It is appropriate that this subcommittee focus special attention on the problems and needs of “rural” communities as distinguished from "small" communities in general. Rural communities have unique features that must be identified so that programs may be designed and administered to meet their specific needs. This is true even though most small communities share many like problems--many similar limitations on their ability to solve these problems--and many of the same characteristics of government form and administration.
The challenges being faced by rural communities today, in the broadest and most fundamental sense, are being generated by the same forces that have contributed to our rapid urbanization and the problems accompanying that process. The plight of rural communities and the urban explosion are simply two sides of the same coin. But, rather than the problems of growth, which if properly planned and channeled are at root “happy" problems, a great many rural communities now face the “unhappy” problems of declining economies, or, of preserving marginal or static economies. The considerable investment made in these communities is in jeopardy, as is the satisfying way of life millions of Americans have built for themselves and their children in homes and towns they love. As Secretary Weaver said before the House Select Committee on Small Business last March:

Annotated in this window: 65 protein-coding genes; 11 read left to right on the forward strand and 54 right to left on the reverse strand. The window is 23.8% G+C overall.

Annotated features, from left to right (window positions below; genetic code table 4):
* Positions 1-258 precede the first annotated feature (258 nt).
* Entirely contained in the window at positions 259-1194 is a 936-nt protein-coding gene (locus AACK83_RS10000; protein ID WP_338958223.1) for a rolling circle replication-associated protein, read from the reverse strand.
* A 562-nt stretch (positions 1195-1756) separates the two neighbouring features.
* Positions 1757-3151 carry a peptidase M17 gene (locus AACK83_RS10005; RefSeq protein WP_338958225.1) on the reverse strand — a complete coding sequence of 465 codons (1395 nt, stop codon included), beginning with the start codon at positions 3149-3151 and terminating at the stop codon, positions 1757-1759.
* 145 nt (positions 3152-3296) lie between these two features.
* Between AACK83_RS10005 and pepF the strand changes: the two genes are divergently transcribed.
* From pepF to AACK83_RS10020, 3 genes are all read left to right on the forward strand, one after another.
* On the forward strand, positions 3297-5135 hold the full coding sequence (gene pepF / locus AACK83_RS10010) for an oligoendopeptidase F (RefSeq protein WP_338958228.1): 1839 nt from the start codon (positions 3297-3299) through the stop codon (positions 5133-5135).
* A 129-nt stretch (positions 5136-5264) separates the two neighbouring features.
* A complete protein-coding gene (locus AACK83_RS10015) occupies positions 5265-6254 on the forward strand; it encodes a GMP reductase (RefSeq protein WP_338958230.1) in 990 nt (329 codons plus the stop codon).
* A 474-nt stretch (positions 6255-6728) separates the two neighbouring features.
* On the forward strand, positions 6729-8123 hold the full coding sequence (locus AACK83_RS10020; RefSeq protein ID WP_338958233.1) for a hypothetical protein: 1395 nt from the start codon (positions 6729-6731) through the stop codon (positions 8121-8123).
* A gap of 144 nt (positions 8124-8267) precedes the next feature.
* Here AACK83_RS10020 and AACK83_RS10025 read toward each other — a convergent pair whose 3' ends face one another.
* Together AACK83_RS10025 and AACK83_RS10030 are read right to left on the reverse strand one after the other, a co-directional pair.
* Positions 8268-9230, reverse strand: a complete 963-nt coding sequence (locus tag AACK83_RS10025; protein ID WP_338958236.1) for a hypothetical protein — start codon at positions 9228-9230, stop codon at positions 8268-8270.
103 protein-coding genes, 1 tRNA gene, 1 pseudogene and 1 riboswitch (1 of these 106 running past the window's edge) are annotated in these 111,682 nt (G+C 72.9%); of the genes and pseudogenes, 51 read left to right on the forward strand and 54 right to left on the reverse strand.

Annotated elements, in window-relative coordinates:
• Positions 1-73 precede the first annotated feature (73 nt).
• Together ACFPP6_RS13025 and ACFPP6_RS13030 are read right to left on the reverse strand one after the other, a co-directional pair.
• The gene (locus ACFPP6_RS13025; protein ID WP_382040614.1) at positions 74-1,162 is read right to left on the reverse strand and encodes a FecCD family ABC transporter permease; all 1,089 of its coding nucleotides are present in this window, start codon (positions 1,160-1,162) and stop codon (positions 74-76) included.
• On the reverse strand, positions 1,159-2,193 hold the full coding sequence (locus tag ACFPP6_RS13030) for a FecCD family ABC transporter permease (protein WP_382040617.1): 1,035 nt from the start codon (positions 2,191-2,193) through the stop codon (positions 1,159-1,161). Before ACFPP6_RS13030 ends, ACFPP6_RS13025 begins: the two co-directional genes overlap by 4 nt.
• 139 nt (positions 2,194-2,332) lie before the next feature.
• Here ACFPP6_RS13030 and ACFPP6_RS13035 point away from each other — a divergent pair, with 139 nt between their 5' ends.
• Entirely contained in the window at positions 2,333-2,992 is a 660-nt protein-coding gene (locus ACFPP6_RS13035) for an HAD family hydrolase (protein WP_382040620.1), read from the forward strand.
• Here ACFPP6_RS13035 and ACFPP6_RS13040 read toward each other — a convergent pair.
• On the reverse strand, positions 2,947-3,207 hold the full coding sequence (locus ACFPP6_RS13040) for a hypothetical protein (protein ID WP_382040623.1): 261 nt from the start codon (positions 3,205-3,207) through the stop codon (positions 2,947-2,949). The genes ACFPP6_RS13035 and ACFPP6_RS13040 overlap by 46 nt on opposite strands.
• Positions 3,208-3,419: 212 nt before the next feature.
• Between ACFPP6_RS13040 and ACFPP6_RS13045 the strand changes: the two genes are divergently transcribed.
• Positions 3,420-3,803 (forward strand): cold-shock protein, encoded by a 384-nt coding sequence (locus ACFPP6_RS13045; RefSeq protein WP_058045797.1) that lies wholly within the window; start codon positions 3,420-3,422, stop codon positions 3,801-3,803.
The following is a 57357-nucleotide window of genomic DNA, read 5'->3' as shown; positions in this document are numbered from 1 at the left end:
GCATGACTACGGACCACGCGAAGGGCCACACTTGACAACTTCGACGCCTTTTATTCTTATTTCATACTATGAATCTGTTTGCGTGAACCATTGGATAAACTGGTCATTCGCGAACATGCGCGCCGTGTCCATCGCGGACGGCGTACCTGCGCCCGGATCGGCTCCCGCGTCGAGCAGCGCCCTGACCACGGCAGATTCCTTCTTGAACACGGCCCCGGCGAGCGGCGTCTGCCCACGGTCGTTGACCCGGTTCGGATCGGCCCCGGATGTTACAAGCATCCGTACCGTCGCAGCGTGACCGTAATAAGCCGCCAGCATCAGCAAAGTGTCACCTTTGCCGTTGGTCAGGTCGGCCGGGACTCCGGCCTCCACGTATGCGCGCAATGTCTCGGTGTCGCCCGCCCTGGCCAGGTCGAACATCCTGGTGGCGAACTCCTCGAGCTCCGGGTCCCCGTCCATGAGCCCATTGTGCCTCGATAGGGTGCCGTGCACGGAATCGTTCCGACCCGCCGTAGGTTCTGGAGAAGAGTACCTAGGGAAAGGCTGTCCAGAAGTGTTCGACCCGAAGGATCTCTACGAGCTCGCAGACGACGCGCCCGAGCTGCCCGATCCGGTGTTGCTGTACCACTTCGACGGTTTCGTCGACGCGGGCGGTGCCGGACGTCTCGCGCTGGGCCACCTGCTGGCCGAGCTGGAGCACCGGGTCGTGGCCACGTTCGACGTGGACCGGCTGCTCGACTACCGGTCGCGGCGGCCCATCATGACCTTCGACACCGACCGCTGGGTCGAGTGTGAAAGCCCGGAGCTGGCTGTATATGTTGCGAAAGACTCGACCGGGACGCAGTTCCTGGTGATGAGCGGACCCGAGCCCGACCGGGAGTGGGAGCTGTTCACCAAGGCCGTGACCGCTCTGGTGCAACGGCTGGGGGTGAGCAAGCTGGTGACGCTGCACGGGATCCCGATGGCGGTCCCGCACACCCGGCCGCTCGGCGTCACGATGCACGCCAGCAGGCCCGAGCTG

The increasing concentrations of population in the great metropolitan centers is a phenomenon being experienced by all the nations of the world from the most advanced to the most backward. Whatever our feelings may be about this trend, there is no available evidence to indicate that it is reversible. However, to accept this trend passively as indicating the demise of the smaller community would be sheer folly and indicate a failure of national will and capacity.
The rural trade center suffers not only from the loss of farm population to the large urban areas. Those losses are compounded by the same automobile that made urban sprawl possible. A farmer is now apt to use his car or pickup truck for a 100-mile round trip on his new interstate system to do the weekly shopping and seek family entertainment. The already hard-hit rural community businesses again suffer loss of patronage.
We believe that our smaller communities are desirable places to live and work and must be preserved and encouraged. The resources of the Department of Housing and Urban Development are not being and will not be, skimped when it comes to the provision of assistance to our small towns. Let me identify some of the key HCD programs and their use by small communities.